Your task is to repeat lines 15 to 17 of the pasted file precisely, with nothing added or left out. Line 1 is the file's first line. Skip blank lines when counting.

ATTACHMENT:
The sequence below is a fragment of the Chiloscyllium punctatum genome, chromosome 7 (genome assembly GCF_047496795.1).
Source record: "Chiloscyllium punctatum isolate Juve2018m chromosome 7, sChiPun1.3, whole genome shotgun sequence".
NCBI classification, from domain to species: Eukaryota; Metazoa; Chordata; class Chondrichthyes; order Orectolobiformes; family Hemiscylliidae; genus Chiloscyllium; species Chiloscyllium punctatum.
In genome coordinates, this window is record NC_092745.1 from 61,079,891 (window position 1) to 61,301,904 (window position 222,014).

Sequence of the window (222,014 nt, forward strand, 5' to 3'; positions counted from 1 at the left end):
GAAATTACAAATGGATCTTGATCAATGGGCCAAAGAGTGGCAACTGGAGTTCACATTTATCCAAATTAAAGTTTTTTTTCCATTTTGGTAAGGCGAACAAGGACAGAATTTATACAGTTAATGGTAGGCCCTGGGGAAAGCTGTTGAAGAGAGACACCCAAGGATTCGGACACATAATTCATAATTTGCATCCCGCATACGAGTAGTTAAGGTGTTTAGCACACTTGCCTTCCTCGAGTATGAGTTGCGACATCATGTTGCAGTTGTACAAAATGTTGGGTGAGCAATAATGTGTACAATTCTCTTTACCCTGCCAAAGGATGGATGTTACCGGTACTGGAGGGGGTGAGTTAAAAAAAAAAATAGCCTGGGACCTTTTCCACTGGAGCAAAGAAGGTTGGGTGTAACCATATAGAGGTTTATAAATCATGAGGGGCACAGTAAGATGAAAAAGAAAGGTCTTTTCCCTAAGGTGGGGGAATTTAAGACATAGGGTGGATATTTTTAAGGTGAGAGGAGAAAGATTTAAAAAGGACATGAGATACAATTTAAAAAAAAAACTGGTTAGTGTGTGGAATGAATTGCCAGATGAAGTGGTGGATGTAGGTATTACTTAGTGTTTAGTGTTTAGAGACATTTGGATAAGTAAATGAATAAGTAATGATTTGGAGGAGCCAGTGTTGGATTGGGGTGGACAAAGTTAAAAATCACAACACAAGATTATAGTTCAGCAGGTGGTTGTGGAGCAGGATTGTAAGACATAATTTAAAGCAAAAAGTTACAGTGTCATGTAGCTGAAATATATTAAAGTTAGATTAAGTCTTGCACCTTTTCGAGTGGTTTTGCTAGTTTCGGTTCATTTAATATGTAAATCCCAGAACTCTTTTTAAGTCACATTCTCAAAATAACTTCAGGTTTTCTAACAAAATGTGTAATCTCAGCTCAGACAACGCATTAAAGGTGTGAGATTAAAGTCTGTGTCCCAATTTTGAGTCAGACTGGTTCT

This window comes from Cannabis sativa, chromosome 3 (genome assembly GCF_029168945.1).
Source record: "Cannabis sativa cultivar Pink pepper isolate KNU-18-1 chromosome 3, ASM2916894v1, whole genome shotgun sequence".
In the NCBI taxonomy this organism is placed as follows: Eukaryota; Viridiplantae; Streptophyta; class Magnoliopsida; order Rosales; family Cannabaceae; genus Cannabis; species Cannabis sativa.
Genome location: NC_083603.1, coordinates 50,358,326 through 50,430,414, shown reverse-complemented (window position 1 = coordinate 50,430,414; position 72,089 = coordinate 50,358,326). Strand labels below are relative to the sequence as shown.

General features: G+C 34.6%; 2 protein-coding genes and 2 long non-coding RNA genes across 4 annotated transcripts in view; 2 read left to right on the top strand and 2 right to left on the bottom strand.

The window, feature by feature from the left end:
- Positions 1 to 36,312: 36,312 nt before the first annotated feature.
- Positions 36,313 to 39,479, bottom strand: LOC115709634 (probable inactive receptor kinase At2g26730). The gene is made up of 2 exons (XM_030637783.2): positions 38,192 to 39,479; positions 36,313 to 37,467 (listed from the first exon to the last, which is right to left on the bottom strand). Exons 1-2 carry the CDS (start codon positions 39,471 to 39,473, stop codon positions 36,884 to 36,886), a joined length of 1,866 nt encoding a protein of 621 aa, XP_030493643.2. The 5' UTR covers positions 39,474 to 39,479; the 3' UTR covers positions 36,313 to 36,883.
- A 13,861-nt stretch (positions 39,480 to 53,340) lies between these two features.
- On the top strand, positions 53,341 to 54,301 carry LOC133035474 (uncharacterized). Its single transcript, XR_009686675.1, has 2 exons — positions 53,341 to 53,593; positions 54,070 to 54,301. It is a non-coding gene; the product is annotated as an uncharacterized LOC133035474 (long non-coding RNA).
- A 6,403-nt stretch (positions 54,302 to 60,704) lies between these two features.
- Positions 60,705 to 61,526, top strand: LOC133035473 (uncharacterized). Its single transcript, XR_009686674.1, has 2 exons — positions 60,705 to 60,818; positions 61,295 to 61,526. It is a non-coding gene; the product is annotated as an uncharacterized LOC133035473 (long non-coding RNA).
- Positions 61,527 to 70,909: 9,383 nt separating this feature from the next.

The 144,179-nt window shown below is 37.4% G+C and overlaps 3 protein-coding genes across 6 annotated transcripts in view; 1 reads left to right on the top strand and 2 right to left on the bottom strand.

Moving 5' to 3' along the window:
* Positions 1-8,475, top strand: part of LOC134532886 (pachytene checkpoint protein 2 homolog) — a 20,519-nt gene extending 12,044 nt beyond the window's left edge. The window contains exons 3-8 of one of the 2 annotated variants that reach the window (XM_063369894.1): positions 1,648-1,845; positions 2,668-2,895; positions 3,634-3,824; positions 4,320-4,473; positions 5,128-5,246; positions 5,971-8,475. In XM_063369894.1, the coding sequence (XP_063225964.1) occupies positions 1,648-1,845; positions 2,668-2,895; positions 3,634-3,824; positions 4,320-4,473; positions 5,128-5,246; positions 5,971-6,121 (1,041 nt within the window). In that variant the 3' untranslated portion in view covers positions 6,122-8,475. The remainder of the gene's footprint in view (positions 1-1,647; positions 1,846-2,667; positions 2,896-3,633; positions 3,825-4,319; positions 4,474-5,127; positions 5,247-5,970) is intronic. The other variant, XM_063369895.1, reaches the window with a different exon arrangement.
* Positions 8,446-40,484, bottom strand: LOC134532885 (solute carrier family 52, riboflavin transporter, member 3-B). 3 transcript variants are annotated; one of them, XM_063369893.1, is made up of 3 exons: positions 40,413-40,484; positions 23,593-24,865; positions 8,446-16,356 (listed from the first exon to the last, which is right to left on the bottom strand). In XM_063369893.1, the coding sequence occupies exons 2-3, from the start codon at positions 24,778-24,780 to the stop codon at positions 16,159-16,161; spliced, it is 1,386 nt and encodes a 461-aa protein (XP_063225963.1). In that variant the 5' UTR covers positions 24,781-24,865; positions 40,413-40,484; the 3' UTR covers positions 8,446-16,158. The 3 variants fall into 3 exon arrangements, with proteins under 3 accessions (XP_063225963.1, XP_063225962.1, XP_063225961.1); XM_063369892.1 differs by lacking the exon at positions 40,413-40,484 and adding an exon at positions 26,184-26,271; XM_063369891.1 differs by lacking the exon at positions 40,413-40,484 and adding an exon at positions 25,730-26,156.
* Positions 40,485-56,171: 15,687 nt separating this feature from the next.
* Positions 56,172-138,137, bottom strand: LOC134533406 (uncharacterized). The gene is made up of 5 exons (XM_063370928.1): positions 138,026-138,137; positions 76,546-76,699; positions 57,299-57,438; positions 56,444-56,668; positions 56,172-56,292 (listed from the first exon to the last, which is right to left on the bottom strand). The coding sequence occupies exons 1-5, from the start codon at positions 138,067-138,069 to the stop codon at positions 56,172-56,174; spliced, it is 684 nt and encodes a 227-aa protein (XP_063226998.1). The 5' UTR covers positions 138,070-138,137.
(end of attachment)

- A 13,861-nt stretch (positions 39,480 to 53,340) lies between these two features.
- On the top strand, positions 53,341 to 54,301 carry LOC133035474 (uncharacterized). Its single transcript, XR_009686675.1, has 2 exons — positions 53,341 to 53,593; positions 54,070 to 54,301. It is a non-coding gene; the product is annotated as an uncharacterized LOC133035474 (long non-coding RNA).
- A 6,403-nt stretch (positions 54,302 to 60,704) lies between these two features.